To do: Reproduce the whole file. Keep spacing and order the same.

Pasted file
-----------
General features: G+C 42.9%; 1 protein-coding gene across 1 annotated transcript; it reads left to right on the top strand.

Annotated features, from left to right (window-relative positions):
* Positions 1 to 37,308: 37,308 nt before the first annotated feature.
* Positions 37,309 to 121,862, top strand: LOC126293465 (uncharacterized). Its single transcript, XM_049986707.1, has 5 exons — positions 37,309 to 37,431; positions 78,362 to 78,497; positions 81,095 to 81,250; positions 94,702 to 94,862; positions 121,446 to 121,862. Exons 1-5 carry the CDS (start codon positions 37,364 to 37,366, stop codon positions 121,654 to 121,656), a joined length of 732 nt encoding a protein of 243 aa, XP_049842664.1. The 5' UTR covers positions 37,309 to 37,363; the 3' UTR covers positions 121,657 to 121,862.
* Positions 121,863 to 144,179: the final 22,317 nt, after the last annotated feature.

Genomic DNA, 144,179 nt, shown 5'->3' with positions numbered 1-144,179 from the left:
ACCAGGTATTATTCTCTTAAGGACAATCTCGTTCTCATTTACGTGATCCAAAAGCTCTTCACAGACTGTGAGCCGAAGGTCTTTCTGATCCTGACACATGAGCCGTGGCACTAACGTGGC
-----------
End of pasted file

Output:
General features: G+C 42.9%; 1 protein-coding gene across 1 annotated transcript; it reads left to right on the top strand.

Annotated features, from left to right (window-relative positions):
* Positions 1 to 37,308: 37,308 nt before the first annotated feature.
* Positions 37,309 to 121,862, top strand: LOC126293465 (uncharacterized). Its single transcript, XM_049986707.1, has 5 exons — positions 37,309 to 37,431; positions 78,362 to 78,497; positions 81,095 to 81,250; positions 94,702 to 94,862; positions 121,446 to 121,862. Exons 1-5 carry the CDS (start codon positions 37,364 to 37,366, stop codon positions 121,654 to 121,656), a joined length of 732 nt encoding a protein of 243 aa, XP_049842664.1. The 5' UTR covers positions 37,309 to 37,363; the 3' UTR covers positions 121,657 to 121,862.
* Positions 121,863 to 144,179: the final 22,317 nt, after the last annotated feature.

Genomic DNA, 144,179 nt, shown 5'->3' with positions numbered 1-144,179 from the left:
ACCAGGTATTATTCTCTTAAGGACAATCTCGTTCTCATTTACGTGATCCAAAAGCTCTTCACAGACTGTGAGCCGAAGGTCTTTCTGATCCTGACACATGAGCCGTGGCACTAACGTGGC